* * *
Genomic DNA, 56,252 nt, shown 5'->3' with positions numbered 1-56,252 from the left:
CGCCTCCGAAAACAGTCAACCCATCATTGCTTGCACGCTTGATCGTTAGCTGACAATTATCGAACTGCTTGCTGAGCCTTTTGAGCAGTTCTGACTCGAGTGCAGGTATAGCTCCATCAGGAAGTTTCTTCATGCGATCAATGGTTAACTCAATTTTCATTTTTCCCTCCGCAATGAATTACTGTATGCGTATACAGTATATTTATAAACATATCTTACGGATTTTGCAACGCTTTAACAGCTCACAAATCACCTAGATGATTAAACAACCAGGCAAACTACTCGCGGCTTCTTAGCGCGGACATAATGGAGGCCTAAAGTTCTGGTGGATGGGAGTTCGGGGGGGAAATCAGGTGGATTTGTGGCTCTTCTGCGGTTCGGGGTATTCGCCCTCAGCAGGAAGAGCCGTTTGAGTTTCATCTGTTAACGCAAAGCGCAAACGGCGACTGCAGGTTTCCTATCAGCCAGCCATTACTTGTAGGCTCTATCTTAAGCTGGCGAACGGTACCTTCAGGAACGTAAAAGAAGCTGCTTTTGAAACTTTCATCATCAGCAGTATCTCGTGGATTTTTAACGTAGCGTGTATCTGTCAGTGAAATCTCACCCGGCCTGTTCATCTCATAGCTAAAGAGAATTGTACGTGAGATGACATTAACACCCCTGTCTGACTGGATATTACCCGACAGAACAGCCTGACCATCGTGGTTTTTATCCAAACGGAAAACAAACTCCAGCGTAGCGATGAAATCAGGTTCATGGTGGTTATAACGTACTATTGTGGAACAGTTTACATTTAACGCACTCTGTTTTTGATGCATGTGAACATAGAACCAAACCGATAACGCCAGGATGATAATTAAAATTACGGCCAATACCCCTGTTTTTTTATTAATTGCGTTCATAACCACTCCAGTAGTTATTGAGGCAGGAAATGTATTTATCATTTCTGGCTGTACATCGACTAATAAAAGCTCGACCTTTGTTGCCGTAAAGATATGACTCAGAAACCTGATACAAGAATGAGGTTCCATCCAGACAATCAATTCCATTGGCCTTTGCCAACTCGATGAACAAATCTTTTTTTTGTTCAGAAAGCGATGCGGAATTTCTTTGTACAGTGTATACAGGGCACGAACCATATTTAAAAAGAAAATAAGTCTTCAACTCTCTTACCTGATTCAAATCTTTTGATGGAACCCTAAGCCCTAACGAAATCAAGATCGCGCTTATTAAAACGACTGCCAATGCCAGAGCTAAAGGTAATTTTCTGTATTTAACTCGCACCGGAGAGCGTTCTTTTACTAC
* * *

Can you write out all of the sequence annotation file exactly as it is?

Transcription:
Genomic DNA, 56,252 nt, shown 5'->3' with positions numbered 1-56,252 from the left:
CGCCTCCGAAAACAGTCAACCCATCATTGCTTGCACGCTTGATCGTTAGCTGACAATTATCGAACTGCTTGCTGAGCCTTTTGAGCAGTTCTGACTCGAGTGCAGGTATAGCTCCATCAGGAAGTTTCTTCATGCGATCAATGGTTAACTCAATTTTCATTTTTCCCTCCGCAATGAATTACTGTATGCGTATACAGTATATTTATAAACATATCTTACGGATTTTGCAACGCTTTAACAGCTCACAAATCACCTAGATGATTAAACAACCAGGCAAACTACTCGCGGCTTCTTAGCGCGGACATAATGGAGGCCTAAAGTTCTGGTGGATGGGAGTTCGGGGGGGAAATCAGGTGGATTTGTGGCTCTTCTGCGGTTCGGGGTATTCGCCCTCAGCAGGAAGAGCCGTTTGAGTTTCATCTGTTAACGCAAAGCGCAAACGGCGACTGCAGGTTTCCTATCAGCCAGCCATTACTTGTAGGCTCTATCTTAAGCTGGCGAACGGTACCTTCAGGAACGTAAAAGAAGCTGCTTTTGAAACTTTCATCATCAGCAGTATCTCGTGGATTTTTAACGTAGCGTGTATCTGTCAGTGAAATCTCACCCGGCCTGTTCATCTCATAGCTAAAGAGAATTGTACGTGAGATGACATTAACACCCCTGTCTGACTGGATATTACCCGACAGAACAGCCTGACCATCGTGGTTTTTATCCAAACGGAAAACAAACTCCAGCGTAGCGATGAAATCAGGTTCATGGTGGTTATAACGTACTATTGTGGAACAGTTTACATTTAACGCACTCTGTTTTTGATGCATGTGAACATAGAACCAAACCGATAACGCCAGGATGATAATTAAAATTACGGCCAATACCCCTGTTTTTTTATTAATTGCGTTCATAACCACTCCAGTAGTTATTGAGGCAGGAAATGTATTTATCATTTCTGGCTGTACATCGACTAATAAAAGCTCGACCTTTGTTGCCGTAAAGATATGACTCAGAAACCTGATACAAGAATGAGGTTCCATCCAGACAATCAATTCCATTGGCCTTTGCCAACTCGATGAACAAATCTTTTTTTTGTTCAGAAAGCGATGCGGAATTTCTTTGTACAGTGTATACAGGGCACGAACCATATTTAAAAAGAAAATAAGTCTTCAACTCTCTTACCTGATTCAAATCTTTTGATGGAACCCTAAGCCCTAACGAAATCAAGATCGCGCTTATTAAAACGACTGCCAATGCCAGAGCTAAAGGTAATTTTCTGTATTTAACTCGCACCGGAGAGCGTTCTTTTACTAC